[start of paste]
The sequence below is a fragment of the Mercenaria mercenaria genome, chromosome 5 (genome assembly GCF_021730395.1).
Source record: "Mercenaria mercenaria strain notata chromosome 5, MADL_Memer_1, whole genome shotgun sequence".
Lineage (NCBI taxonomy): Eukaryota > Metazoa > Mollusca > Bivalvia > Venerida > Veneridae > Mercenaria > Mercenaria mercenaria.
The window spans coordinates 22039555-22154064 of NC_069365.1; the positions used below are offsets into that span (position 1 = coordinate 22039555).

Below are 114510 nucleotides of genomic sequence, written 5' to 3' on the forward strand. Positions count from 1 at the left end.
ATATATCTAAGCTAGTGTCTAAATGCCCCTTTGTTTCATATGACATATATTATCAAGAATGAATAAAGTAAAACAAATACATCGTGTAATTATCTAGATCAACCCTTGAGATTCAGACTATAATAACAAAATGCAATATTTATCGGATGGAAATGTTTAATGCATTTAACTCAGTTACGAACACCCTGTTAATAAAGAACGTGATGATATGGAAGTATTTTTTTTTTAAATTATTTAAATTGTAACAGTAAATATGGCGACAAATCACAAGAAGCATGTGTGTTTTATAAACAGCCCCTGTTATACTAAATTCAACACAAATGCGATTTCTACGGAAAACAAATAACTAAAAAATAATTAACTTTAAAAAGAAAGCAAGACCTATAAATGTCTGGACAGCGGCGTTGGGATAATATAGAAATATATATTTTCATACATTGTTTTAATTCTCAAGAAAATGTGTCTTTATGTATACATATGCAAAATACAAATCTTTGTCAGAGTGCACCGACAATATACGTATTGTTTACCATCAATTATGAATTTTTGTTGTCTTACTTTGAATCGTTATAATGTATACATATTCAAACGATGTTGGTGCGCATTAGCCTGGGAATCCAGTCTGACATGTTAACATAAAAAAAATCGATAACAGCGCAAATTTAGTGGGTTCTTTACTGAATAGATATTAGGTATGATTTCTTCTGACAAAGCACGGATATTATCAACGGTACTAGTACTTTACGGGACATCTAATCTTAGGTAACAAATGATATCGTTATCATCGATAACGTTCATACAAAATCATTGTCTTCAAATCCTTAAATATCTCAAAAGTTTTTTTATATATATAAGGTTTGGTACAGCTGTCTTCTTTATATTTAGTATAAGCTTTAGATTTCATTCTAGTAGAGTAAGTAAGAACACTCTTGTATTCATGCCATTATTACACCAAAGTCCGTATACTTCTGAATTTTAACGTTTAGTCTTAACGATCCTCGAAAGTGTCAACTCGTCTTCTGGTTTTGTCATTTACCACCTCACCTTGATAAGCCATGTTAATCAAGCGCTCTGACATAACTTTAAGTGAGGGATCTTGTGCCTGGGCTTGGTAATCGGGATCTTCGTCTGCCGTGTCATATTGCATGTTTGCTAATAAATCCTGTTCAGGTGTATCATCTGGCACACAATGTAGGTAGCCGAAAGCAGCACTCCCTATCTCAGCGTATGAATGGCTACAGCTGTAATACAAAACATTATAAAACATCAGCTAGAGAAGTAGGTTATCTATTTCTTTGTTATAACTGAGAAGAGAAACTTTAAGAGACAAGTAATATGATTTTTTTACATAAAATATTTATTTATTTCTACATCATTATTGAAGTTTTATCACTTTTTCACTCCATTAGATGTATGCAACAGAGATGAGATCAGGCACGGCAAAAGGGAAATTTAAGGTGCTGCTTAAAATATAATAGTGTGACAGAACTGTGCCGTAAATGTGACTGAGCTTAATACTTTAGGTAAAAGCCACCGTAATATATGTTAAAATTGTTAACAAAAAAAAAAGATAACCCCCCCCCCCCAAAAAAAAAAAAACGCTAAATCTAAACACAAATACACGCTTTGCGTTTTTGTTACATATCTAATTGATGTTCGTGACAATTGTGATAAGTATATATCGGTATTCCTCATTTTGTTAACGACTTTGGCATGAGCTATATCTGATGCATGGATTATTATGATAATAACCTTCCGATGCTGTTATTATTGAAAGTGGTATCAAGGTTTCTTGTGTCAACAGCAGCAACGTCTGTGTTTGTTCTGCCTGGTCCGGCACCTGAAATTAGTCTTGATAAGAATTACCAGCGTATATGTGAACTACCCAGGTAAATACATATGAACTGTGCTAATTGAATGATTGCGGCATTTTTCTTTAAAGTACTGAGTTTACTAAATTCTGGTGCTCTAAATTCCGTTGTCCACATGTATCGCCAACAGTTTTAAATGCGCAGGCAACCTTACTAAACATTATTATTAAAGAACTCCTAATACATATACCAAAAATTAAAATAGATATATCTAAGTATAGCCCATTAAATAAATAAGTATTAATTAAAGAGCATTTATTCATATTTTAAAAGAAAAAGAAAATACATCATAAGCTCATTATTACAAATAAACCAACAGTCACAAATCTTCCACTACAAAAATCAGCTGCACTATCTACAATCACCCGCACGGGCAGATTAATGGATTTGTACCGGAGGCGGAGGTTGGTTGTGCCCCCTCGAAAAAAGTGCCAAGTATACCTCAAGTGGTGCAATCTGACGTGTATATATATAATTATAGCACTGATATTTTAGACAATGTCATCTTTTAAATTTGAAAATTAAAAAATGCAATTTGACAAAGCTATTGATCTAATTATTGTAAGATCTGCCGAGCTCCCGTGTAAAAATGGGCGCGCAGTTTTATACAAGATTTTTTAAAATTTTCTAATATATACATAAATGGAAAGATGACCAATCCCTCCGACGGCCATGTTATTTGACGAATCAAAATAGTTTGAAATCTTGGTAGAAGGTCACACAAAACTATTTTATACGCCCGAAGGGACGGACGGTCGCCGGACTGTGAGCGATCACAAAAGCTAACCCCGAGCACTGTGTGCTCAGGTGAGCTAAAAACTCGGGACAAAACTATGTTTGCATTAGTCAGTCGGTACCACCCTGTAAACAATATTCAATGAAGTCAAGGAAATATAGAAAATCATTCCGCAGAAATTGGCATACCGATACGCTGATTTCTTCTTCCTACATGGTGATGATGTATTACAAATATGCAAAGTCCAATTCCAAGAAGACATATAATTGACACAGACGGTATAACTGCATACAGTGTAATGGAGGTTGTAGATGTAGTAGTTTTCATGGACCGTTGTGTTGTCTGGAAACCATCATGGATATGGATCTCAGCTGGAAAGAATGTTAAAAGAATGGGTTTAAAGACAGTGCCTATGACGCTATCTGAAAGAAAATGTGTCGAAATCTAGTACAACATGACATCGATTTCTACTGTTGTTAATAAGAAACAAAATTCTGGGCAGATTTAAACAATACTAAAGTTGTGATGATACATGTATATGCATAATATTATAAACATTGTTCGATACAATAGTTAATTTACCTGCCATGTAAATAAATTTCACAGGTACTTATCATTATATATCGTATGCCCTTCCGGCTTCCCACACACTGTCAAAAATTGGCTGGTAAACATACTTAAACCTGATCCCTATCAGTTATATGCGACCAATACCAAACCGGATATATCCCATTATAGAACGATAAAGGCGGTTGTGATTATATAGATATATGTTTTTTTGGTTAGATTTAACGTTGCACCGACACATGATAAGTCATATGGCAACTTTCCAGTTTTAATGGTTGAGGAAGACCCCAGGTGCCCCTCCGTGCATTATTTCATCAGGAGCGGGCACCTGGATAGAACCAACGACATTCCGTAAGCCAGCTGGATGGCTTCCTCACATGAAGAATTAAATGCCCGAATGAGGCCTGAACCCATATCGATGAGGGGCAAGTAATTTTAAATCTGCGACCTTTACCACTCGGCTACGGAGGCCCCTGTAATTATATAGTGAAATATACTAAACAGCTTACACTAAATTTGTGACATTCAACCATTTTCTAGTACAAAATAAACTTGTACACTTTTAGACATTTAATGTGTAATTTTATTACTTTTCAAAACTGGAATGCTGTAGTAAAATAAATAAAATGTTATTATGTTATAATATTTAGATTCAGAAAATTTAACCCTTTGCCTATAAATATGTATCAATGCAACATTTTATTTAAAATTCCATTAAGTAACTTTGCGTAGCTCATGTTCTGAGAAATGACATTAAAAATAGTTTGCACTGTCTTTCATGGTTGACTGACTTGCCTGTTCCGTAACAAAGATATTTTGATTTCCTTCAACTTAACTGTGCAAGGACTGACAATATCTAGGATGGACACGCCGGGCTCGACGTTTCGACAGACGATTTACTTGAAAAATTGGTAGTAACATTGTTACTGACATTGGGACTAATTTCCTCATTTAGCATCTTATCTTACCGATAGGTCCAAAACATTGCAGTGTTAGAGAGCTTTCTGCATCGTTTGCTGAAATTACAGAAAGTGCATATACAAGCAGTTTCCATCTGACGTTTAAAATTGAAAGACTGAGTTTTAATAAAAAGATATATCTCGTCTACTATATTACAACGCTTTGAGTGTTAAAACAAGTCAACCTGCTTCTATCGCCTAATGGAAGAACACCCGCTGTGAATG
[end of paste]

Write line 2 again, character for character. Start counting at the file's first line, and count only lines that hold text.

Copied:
Source record: "Mercenaria mercenaria strain notata chromosome 5, MADL_Memer_1, whole genome shotgun sequence".